When does a new house become your new home? I thought about this the other day while perusing a cookbook. Seeking inspiration for a dinner I wanted to prepare for out-of-town guests visiting over the 4th of July, I had grabbed my copy of Nigella Lawson’s Nigella Kitchen. I must admit that the book was not on a shelf in my kitchen, but in a stack of books piled high on my bedroom nightstand.
I read cookbooks like others read novels and I find Nigella’s wonderfully composed culinary descriptions are both entertaining and inspiring. One passage prompted me to ponder the very question of what makes a house a home. Nigella says, “I don’t really feel a kitchen is mine until I have cooked a chicken there.”
(This is where we all conjure the marvelous memory those mouth-watering aromas a favorite dish of our mother’s brought to our home.)
Anyway, that got me thinking, when does a house really become a home? When you close on the deal and sign the papers? When the inspector gives you the certificate of occupancy? When you move in? Surely it has to be something more meaningful and personal than the handing over of keys, the making of beds, or even the stocking of a pantry. But what? Do you remember when you truly felt your new home was your new home?
For me, a house becomes a home when it functions as you hoped it would; providing comfort and joy for you and your guests. Case in point, my clients’ new home in Spanish Wells Plantation. Recently I attended two very different events they hosted in the same week -- one for the Chamber of Commerce and the other a birthday celebration. Very different events, the home worked flawlessly for both.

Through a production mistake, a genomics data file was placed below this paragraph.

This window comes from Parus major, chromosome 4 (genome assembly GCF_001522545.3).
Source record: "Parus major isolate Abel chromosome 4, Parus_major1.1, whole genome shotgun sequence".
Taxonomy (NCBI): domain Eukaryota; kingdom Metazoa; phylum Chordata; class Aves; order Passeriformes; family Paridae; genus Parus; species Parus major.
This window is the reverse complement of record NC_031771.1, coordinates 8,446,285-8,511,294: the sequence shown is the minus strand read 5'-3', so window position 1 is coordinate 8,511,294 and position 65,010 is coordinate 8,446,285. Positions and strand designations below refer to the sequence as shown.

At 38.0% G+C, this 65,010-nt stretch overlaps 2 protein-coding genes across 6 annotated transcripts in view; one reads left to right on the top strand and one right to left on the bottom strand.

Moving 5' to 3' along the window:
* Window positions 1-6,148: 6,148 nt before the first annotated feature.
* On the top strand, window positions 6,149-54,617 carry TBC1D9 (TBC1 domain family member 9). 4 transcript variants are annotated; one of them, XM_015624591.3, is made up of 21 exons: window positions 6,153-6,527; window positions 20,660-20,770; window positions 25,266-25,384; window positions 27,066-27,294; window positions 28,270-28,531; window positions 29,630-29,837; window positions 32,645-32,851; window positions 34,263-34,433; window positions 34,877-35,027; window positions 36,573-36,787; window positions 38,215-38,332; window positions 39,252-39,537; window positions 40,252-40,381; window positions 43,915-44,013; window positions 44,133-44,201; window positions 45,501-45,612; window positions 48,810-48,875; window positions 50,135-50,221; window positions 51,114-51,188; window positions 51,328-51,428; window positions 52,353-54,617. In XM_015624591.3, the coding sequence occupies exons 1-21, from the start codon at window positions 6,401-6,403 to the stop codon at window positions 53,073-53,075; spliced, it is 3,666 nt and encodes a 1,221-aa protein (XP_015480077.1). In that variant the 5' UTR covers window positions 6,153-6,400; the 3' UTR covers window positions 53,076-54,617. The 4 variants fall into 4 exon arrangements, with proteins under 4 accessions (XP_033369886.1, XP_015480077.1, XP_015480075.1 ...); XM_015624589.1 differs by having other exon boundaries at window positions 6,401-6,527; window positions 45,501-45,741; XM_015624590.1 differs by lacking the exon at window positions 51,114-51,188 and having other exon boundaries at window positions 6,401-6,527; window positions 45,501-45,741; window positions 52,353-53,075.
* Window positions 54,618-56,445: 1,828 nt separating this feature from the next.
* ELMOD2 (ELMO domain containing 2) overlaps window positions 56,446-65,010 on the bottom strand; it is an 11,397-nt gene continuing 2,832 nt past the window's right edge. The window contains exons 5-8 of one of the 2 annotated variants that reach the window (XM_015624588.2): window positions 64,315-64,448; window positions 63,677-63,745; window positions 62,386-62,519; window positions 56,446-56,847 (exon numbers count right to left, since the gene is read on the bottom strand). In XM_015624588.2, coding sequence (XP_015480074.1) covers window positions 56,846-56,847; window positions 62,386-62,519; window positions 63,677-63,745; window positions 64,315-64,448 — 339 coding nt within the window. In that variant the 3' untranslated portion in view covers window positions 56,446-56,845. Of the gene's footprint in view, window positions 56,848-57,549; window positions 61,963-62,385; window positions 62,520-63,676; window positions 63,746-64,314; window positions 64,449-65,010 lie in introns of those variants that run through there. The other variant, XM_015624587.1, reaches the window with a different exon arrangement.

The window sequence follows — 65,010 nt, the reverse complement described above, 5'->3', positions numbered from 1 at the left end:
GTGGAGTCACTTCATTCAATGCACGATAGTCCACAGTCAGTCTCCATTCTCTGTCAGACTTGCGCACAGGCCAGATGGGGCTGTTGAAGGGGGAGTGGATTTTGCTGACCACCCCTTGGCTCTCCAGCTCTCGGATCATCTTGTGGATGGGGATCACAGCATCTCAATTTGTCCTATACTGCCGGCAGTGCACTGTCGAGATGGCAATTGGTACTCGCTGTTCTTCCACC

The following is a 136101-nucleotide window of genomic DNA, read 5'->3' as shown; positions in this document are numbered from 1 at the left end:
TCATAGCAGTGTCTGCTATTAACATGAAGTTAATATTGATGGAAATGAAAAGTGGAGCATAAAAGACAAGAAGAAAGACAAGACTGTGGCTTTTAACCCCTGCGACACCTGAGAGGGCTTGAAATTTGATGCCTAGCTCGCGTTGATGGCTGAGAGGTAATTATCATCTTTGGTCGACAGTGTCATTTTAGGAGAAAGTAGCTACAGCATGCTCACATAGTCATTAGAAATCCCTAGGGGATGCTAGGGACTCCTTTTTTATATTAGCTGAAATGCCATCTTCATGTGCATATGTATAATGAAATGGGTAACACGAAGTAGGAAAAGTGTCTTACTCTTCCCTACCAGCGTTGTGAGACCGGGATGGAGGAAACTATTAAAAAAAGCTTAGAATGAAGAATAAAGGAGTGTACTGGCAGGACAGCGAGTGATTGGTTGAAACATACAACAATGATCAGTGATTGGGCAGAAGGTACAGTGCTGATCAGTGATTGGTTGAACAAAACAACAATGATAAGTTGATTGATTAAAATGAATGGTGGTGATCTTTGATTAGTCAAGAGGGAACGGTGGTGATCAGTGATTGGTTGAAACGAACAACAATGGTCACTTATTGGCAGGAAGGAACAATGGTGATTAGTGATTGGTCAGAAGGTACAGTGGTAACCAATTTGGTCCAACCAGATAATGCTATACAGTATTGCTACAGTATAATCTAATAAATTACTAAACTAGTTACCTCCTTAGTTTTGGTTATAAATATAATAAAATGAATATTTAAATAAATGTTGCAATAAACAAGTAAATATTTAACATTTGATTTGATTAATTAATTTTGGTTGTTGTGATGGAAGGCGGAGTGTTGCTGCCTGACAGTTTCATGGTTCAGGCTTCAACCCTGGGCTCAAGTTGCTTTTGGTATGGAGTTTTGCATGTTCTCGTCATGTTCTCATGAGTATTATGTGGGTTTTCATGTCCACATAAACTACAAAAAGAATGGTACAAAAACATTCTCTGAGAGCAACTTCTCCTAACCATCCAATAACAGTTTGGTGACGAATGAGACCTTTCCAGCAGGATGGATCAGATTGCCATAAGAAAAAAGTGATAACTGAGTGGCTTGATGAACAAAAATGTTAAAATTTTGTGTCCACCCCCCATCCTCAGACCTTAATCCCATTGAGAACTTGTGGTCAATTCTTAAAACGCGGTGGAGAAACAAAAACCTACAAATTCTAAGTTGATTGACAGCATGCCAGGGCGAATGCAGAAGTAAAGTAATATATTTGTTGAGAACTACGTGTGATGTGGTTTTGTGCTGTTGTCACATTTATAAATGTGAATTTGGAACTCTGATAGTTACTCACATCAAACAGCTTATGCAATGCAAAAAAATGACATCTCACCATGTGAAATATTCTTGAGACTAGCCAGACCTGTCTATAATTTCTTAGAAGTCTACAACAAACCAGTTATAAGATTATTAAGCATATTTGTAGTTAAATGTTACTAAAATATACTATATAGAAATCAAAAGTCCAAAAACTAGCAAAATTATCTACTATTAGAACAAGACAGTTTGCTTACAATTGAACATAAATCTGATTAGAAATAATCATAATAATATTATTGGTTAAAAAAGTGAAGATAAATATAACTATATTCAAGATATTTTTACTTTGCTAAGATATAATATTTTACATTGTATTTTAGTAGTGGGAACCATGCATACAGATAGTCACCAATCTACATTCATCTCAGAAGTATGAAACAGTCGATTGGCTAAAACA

A casual, coastal décor was established from the start. The clients were relocating from a very traditional, red-brick colonial-style home in Virginia and desired a more relaxed and less formal atmosphere for their new digs in the Lowcountry. “No fuss” and “user-friendly” were key to establishing the design direction. The kitchen, more than any other space in the house, exemplifies this theme. It is truly the heart of the home, connecting the living and entertaining spaces. This integration was very important to the clients. They wanted the kitchen to embody an intimacy for two on a daily basis yet allow a catering set-up for 80 or more when needed.
And, I feel, this kitchen would bring a big smile to Nigella’s face . . .
Credit architect James Ogden and cabinet designer Arlene Williams with finessing the efficient layout of the kitchen as well as the adjacent mud room. This small but multi-tasking space serves as a secondary entrance from the garage to the house, a home office, and a catering space when needed, keeping the main kitchen free of clutter and mess. I integrated the paint colors, granites, and other finishes with the main kitchen so the two spaces would flow together as one larger room when needed.
Judging from the relaxed expressions on my clients’ faces for both of these special occasions as well as when I have dropped by during lunch preparation, I can tell their kitchen works for them. While the design team coordinated the look and feel, it’s the client’s personal touches like family photos and treasured mementos that make the space truly special.